t is a pity that Tunisia, the cradle of the Arab Spring movement that led to the fall of autocratic rule, violence and beginning of democracy across much of the Arab world about a decade back, is now back to virtual dictatorship by its President Kais Saied through a so-called constitutional route. Saied has got the seal of approval to constitutional change he has proposed in a referendum in which nearly 93 per cent of the country’s voters have given the “yes” vote. Tunisia was the last bastion of the movement for democratic rule after some other Arab countries that had embraced democracy had given way to autocracy.
Exactly a year before the referendum, Saied had sacked a democratically elected government and froze the parliament. According to the Opposition parties, this was nothing short of a coup. Though the final results will not be known before a month, unofficial figures show an overwhelming 92-93 per cent of those who voted supported the new constitution. Soon after it became clear the verdict was going in his favour, Saied told his supporters Tunisia “has entered a new phase.”
Only around a third of 9.3 million registered voters exercised their franchise for which the Opposition alliance has questioned the legitimacy of the reforms with nearly 70 per cent of the voters staying away from the exercise. Even then the turnout was higher than many observers had expected, which only suggests Saied continues to enjoy personal popularity almost three years after sacking the government. Ahmed Nejib Chebbi, head of the National Salvation Front that includes Saied’s main rivals, accused the election commission of falsifying the figures of votes cast. In fact, the President has seized control of the election machinery, appointing three of the seven members, including the chief.
He has also sacked several judges of the country’s Supreme Court. Saied’s critics have warned the new constitution would give enormous powers in the hands of the President signalling Tunisia’s return to dictatorship. The new constitution seeks to invest the President with the powers to command the army, allow him to appoint a government without parliamentary approval and make it virtually impossible to remove him from office. He can also present draft laws to parliament, which would be obliged to give its approval.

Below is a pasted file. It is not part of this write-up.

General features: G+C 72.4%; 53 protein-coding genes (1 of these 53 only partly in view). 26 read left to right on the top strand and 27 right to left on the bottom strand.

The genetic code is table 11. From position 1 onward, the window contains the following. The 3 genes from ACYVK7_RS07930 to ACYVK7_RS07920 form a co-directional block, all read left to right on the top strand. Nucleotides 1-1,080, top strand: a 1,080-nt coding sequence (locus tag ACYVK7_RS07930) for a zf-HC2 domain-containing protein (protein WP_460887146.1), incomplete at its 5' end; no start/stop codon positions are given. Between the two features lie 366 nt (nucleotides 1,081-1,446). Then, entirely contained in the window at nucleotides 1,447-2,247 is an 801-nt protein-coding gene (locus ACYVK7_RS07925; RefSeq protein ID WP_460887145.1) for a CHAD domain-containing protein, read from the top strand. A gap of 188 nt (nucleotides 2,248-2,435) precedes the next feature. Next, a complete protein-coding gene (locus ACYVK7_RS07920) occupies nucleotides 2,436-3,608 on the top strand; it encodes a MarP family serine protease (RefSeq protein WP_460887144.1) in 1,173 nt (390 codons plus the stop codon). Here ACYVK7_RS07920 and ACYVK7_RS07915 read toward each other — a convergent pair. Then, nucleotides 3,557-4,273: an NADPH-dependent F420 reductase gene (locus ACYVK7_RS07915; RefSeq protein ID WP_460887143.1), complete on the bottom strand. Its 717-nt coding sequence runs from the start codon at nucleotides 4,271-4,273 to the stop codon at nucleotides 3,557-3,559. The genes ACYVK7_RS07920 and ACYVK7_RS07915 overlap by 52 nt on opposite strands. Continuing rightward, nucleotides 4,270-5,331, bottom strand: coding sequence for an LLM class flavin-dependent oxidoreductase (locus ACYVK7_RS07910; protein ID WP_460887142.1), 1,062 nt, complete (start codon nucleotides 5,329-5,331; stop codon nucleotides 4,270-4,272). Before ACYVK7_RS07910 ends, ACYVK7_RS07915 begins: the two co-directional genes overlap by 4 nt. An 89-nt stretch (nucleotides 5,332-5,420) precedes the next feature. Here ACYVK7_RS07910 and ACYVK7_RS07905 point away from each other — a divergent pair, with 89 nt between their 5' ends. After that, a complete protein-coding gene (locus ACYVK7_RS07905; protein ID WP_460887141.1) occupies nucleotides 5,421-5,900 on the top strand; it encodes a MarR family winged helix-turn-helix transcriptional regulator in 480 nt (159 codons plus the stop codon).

Sadly, the Arab Spring movement crashed after the revolutions were overturned first by military coup in Egypt, then by Saudi intervention in Bahrain and eventually by Gulf support for Syria’s government. Tunisia has so long been seen as the last hope to make the people and not autocrats the supreme in managing the country’s affairs. But, Saudi Arabia and the United Arab Emirates have lent their support to Saied after the political parties let the people down by indulging in corruption and failing to tackle the severe unemployment crisis. The political parties are to blame for the hybrid parliamentary system being replaced by a presidential model that gives Saied unfettered powers to rule.
Arab watchers, however, say the transition from dictatorship to democracy has never been smooth anywhere in the world. Apathy and fatigue have crept in Tunisia’s political discourse due to the failure of the political parties to stem the economic rot. President Saied could become entrenched in power because of the disillusionment of the people with the political parties. The support of 30 per cent of the population is no mean figure.
The referendum in Tunisia is definitely a setback for the fledgling, hybrid democracy. But, the trajectory of revolutionary change across the world follows the pattern of one step forward and one step backward. The Arab Spring seems to be no exception.